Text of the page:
Long-term variation in snow depth and duration in northern Eurasia
The changes in snow cover have not been the same everywhere. Over the North American Arctic, the duration of snow cover and snow depth have decreased consistently since around 1950. Over northern Europe and Siberia, snow-cover duration has been decreasing since around 1980, but snow depth is not consistently decreasing.
In northern Russia, snow is actually settling earlier, rather than later in autumn. This has lengthened the period of snow cover by two to four days since 1972.
Winter snow depth is also increasing in some parts of the Eurasian Arctic. Over Russia, the number of days each year with snow more than 20 cm deep increased between 1966 and 2007. In western Siberia and the coast of the Sea of Okhotsk, snow has been this thick for around a day longer for every year since 1966.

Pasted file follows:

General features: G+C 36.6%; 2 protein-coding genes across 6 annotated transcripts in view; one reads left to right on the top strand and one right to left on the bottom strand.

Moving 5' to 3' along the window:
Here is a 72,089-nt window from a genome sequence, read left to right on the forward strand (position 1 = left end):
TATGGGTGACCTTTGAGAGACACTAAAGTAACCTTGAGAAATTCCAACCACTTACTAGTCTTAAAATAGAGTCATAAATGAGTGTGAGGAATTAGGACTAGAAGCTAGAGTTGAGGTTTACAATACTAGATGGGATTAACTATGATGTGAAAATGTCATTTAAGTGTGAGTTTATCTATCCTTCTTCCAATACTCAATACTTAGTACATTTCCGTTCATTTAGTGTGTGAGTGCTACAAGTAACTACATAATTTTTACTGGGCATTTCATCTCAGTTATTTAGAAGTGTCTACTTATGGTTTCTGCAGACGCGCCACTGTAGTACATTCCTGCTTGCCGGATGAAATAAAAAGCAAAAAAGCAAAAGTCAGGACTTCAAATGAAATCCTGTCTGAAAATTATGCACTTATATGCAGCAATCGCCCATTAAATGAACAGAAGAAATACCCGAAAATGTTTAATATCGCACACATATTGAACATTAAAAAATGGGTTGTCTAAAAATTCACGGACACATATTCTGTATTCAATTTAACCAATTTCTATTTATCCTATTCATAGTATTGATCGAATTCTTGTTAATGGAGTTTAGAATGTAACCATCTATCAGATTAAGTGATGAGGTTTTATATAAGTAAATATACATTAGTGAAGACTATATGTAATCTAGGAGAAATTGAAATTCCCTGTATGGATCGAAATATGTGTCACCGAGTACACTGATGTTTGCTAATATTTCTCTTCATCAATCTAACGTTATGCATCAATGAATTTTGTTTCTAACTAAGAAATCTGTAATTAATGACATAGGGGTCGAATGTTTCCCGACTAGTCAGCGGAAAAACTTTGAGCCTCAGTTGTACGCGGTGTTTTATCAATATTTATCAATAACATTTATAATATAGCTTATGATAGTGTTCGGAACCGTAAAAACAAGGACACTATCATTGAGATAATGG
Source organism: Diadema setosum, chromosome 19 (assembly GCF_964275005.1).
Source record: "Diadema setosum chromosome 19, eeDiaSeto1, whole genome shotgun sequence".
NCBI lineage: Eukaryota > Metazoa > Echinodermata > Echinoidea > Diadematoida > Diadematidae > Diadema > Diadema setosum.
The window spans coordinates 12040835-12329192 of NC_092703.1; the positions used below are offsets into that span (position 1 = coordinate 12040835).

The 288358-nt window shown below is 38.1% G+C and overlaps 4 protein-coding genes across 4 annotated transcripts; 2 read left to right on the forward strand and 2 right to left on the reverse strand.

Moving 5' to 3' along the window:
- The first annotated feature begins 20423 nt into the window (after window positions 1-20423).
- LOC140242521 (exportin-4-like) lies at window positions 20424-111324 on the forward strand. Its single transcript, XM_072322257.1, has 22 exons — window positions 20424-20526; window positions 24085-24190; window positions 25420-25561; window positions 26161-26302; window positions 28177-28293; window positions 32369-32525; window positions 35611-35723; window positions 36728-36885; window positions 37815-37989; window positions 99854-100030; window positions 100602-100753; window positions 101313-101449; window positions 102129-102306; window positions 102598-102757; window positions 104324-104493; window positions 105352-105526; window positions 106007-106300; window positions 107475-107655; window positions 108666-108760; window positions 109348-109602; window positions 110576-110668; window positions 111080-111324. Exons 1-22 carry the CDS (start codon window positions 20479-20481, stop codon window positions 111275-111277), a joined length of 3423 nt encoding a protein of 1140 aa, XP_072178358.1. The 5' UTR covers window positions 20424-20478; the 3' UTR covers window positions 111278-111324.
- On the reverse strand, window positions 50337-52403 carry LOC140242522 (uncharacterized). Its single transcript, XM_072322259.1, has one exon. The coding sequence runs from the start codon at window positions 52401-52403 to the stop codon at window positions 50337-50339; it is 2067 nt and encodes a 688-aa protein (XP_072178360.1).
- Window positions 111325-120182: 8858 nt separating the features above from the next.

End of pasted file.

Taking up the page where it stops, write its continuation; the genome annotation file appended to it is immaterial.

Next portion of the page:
The increasing snow depth in the Eurasian Arctic, and the earlier snowfall over northern Russia may be partly caused by the dramatic retreat in summer sea ice in the Eurasian part of the Arctic Ocean. This has exposed more open water at the end of the summer, increasing evaporation from the ocean to the atmosphere, resulting in more humid air and greater snowfall further south. There have also been changes in weather patterns, with more frequent and more intense low pressure systems over northern Europe in recent years, linked to greater snowfall.